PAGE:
“For example, consider how a continuing volunteer position in a local community group demonstrates a candidate’s focus, commitment, organizational skills and ability to work in a fast-paced or sensitive environment,” Davis writes. “Similarly, consider these alternative experiences when making advancement or promotion decisions.”

Don’t forget to truly mentor



You hear a lot in the business world about mentoring, but is that really taking place? One way to ensure that it does is to start an internal mentoring program, a place where diverse employees can be shown the ways to succeed as well as develop stronger ties to their own business community.

Davis uses her own firm as an example, writing that Holland and Hart uses computer software as a mentoring tool. The software matches mentors and mentees who have commonalities.

“These types of mentoring programs provide diverse employees with an opportunity to gain certain skills, connections and practical tips that may not otherwise have been available to them,” Davis said.

Evaluate with an eye toward inclusiveness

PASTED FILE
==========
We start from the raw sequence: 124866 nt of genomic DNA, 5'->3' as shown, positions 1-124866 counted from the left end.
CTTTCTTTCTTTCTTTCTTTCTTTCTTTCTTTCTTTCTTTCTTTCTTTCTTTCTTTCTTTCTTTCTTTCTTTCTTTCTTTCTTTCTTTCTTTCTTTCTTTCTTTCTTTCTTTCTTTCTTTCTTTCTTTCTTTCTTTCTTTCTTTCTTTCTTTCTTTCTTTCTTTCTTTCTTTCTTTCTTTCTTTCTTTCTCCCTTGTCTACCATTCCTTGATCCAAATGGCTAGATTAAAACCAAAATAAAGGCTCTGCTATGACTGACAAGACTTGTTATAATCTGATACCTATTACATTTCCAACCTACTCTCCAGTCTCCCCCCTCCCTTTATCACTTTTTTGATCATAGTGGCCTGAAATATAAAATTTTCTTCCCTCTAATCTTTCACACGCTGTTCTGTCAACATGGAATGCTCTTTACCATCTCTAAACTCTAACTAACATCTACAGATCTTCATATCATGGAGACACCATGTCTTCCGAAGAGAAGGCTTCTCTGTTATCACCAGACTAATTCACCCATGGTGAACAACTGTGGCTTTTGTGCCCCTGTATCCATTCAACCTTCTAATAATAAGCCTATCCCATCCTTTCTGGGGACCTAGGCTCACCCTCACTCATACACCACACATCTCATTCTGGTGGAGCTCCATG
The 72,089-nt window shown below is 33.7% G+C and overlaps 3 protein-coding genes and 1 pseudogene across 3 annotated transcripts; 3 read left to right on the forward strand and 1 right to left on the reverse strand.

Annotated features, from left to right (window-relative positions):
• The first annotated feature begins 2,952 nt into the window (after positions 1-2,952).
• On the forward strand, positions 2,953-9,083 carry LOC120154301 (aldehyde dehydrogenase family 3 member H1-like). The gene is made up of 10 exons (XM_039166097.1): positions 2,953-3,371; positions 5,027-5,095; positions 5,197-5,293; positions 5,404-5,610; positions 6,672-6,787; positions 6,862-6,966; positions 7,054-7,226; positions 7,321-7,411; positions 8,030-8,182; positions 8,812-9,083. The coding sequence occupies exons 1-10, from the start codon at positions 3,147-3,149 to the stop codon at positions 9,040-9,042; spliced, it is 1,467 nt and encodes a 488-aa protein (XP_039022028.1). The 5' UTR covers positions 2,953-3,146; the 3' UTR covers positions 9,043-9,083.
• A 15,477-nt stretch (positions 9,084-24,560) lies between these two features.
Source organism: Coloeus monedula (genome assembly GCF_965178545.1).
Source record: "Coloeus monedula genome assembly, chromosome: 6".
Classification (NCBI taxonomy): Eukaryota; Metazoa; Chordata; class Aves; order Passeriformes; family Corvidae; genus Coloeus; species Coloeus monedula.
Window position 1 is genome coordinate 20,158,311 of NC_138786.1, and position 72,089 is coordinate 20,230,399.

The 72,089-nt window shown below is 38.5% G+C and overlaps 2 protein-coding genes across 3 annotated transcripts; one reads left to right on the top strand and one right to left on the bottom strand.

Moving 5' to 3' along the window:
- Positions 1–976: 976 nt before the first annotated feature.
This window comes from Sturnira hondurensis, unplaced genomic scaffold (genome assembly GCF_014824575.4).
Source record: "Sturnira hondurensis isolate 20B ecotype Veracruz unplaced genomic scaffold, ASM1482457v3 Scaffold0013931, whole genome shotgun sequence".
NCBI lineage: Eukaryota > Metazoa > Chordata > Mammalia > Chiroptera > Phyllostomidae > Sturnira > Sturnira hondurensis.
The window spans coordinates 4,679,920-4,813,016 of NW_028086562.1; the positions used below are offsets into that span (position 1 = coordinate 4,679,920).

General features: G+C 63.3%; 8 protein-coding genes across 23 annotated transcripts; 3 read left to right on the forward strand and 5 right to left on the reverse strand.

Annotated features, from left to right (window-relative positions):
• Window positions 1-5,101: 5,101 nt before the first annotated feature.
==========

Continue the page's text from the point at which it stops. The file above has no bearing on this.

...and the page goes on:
The evaluation process is crucial to strengthening the bond that an employee has with the company. Davis believes that an honest look at how a company’s expectations can affect those with diverse backgrounds is a step in the right direction toward true inclusiveness.

“If you are directly or indirectly evaluating your employees based on certain unwritten expectations, consider having a supervisor or internal mentor take the time to address these expectations with all employees early on instead of assuming ‘everyone knows how to do this,’” Davis writes. “This practice incorrectly assumes everyone is the same and can negatively affect diversity retention, particularly if a diverse employee is overlooked for a bonus, raise, advancement or other opportunity.”

Making professional development personal

One way that diverse employees can excel with professional development is to find like-minded people from other companies to share information and meet others with experiences that resonate with them. An industry group can be one way to become active in the larger Utah business community and also help with an employee’s own engagement in the workplace.